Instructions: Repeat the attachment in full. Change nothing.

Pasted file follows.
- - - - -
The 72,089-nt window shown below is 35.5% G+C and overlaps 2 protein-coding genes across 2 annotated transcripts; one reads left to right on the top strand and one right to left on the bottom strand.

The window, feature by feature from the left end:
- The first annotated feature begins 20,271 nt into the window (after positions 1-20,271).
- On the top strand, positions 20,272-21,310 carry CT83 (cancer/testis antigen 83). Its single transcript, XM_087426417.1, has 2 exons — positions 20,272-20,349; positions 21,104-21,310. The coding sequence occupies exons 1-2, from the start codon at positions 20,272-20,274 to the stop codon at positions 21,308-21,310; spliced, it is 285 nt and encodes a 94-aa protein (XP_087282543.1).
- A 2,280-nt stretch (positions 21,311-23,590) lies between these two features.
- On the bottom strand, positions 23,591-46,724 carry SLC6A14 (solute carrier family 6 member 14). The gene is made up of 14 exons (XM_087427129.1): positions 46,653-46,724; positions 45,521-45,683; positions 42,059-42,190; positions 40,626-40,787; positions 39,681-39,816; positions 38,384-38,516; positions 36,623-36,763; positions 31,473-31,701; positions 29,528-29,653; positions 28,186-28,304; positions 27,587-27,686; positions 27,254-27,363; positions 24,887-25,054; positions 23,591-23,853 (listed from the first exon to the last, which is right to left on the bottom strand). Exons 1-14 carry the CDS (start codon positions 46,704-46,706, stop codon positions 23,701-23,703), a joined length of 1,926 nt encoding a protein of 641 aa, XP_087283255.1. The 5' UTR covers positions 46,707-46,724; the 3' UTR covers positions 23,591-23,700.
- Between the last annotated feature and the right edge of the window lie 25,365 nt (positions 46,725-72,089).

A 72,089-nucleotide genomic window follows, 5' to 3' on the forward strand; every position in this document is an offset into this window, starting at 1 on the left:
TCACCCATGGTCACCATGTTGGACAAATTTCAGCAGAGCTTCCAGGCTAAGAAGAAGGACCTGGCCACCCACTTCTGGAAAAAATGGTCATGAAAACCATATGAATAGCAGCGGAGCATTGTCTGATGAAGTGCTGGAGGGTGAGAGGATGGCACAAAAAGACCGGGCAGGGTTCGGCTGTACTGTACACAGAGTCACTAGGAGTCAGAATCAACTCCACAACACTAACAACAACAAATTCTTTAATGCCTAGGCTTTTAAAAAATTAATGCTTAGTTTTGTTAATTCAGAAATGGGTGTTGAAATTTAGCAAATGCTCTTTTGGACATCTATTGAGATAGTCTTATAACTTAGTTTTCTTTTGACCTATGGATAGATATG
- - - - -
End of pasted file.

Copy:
The 72,089-nt window shown below is 35.5% G+C and overlaps 2 protein-coding genes across 2 annotated transcripts; one reads left to right on the top strand and one right to left on the bottom strand.

The window, feature by feature from the left end:
- The first annotated feature begins 20,271 nt into the window (after positions 1-20,271).
- On the top strand, positions 20,272-21,310 carry CT83 (cancer/testis antigen 83). Its single transcript, XM_087426417.1, has 2 exons — positions 20,272-20,349; positions 21,104-21,310. The coding sequence occupies exons 1-2, from the start codon at positions 20,272-20,274 to the stop codon at positions 21,308-21,310; spliced, it is 285 nt and encodes a 94-aa protein (XP_087282543.1).
- A 2,280-nt stretch (positions 21,311-23,590) lies between these two features.
- On the bottom strand, positions 23,591-46,724 carry SLC6A14 (solute carrier family 6 member 14). The gene is made up of 14 exons (XM_087427129.1): positions 46,653-46,724; positions 45,521-45,683; positions 42,059-42,190; positions 40,626-40,787; positions 39,681-39,816; positions 38,384-38,516; positions 36,623-36,763; positions 31,473-31,701; positions 29,528-29,653; positions 28,186-28,304; positions 27,587-27,686; positions 27,254-27,363; positions 24,887-25,054; positions 23,591-23,853 (listed from the first exon to the last, which is right to left on the bottom strand). Exons 1-14 carry the CDS (start codon positions 46,704-46,706, stop codon positions 23,701-23,703), a joined length of 1,926 nt encoding a protein of 641 aa, XP_087283255.1. The 5' UTR covers positions 46,707-46,724; the 3' UTR covers positions 23,591-23,700.
- Between the last annotated feature and the right edge of the window lie 25,365 nt (positions 46,725-72,089).

A 72,089-nucleotide genomic window follows, 5' to 3' on the forward strand; every position in this document is an offset into this window, starting at 1 on the left:
TCACCCATGGTCACCATGTTGGACAAATTTCAGCAGAGCTTCCAGGCTAAGAAGAAGGACCTGGCCACCCACTTCTGGAAAAAATGGTCATGAAAACCATATGAATAGCAGCGGAGCATTGTCTGATGAAGTGCTGGAGGGTGAGAGGATGGCACAAAAAGACCGGGCAGGGTTCGGCTGTACTGTACACAGAGTCACTAGGAGTCAGAATCAACTCCACAACACTAACAACAACAAATTCTTTAATGCCTAGGCTTTTAAAAAATTAATGCTTAGTTTTGTTAATTCAGAAATGGGTGTTGAAATTTAGCAAATGCTCTTTTGGACATCTATTGAGATAGTCTTATAACTTAGTTTTCTTTTGACCTATGGATAGATATG